Mountain Mayhem: Harvest Party
More than 800 community members over two days took part in Aspen Center for Environmental Studies (ACES)’ Harvest Party at Rock Bottom Ranch. In the past, the fall tradition was held on one single afternoon with upwards of 1,400 guests. This year, it took place on Saturday, Oct. 16, and Sunday, Oct. 17, divided into four separate time slots to make a socially distant celebration on the picturesque plot of land near Willits. And, best of all, the weather cooperated with a glorious weekend of sunny skies and mild temperatures.
Access to the sold-out event included pumpkin carving, hayrides, farm tours, an opportunity to harvest and keep vegetables, play ranch games, make crafts and press apple cider. Food trucks offering salads, pizzas and empanadas were on site, offering fresh and healthy options for purchase. Each day featured live music in the open air barn with Elk Range followed by Citizen Twang on Saturday and Dan Sheridan followed by Hell Roaring String Band on Sunday.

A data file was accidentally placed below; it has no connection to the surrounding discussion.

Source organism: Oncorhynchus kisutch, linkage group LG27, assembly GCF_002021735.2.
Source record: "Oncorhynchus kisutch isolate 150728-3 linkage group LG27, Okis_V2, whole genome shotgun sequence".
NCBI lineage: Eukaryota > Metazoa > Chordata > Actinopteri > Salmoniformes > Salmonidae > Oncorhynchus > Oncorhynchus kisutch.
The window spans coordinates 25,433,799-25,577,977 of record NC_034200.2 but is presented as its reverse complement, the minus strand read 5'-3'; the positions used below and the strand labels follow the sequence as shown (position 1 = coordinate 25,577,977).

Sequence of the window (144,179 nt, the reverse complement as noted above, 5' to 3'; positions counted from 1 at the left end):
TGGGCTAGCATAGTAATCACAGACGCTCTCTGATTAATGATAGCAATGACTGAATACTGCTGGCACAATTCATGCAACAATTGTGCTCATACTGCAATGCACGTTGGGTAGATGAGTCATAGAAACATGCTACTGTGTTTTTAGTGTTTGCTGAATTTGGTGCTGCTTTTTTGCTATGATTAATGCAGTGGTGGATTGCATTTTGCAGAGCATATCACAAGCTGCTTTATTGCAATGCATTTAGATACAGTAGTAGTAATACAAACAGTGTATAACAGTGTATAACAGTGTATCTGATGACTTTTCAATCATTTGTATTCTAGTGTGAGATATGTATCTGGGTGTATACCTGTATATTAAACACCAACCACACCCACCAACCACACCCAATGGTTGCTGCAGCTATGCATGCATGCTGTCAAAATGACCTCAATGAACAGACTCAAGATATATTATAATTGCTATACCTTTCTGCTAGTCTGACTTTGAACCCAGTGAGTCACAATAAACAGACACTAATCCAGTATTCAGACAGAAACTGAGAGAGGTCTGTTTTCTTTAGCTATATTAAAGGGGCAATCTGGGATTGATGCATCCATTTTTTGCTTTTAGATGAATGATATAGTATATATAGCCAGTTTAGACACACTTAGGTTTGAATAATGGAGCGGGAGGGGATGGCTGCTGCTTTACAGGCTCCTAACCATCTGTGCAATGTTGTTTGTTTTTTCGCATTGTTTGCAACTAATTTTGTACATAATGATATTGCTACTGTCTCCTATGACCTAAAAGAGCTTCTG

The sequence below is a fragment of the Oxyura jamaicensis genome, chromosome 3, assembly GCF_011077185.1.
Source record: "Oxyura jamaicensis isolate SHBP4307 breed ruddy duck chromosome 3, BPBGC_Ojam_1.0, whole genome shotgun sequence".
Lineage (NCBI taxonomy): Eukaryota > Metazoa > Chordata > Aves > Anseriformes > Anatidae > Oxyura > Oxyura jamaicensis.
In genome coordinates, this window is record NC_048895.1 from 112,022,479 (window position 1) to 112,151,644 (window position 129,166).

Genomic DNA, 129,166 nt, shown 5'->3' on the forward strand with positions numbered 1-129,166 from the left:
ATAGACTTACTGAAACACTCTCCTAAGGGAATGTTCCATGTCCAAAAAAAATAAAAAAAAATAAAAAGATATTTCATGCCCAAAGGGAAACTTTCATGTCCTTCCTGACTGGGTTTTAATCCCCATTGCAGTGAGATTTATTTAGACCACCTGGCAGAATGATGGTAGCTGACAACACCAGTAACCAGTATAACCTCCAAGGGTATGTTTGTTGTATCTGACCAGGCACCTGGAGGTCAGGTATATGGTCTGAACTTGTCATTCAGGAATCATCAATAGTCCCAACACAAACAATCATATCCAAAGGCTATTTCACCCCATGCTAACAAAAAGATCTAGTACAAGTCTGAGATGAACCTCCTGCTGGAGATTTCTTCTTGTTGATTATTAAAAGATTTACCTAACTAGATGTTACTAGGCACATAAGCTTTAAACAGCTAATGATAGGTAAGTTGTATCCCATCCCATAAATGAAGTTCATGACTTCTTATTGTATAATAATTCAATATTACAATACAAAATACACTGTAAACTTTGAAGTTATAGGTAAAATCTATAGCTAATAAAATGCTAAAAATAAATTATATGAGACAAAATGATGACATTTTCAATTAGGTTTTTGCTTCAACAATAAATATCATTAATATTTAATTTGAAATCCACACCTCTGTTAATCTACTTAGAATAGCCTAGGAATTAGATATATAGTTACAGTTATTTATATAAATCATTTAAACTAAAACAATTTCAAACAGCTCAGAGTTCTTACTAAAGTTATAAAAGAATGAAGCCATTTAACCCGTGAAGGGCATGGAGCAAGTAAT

Alix and Fabrizio Zangrill of Monkey House Carbondale were the premier Barnraiser Sponsor, Forum Phi underwrote the pumpkin patch, Alpine Bank sponsored the apple cider press, Of Grape and Grain provided the wine and Four Dogs in Basalt provided the beer. Seed Sower sponsors included Christie’s International Real Estate, Holy Cross Energy, Reese & Henry and Company, and KO Public Affairs.
“I think it’s important to remind people that harvest celebrations happen all over the world with food, traditional games, music and more to give thanks to the natural world which provides us so much!” noted Development Director Christy Mahon.
Thanks to ACES for continuing this tradition and connecting our community with nature in every season.
“2023 predicted to be the Vintage of a Lifetime in Napa Valley,” proclaimed the headline this week in a press release sent out by the Napa Valley Vintners, the trade organization that represents the growers and producers in America’s most famed wine region. If there is anyone more optimistic than winemakers, it is the group that represents them.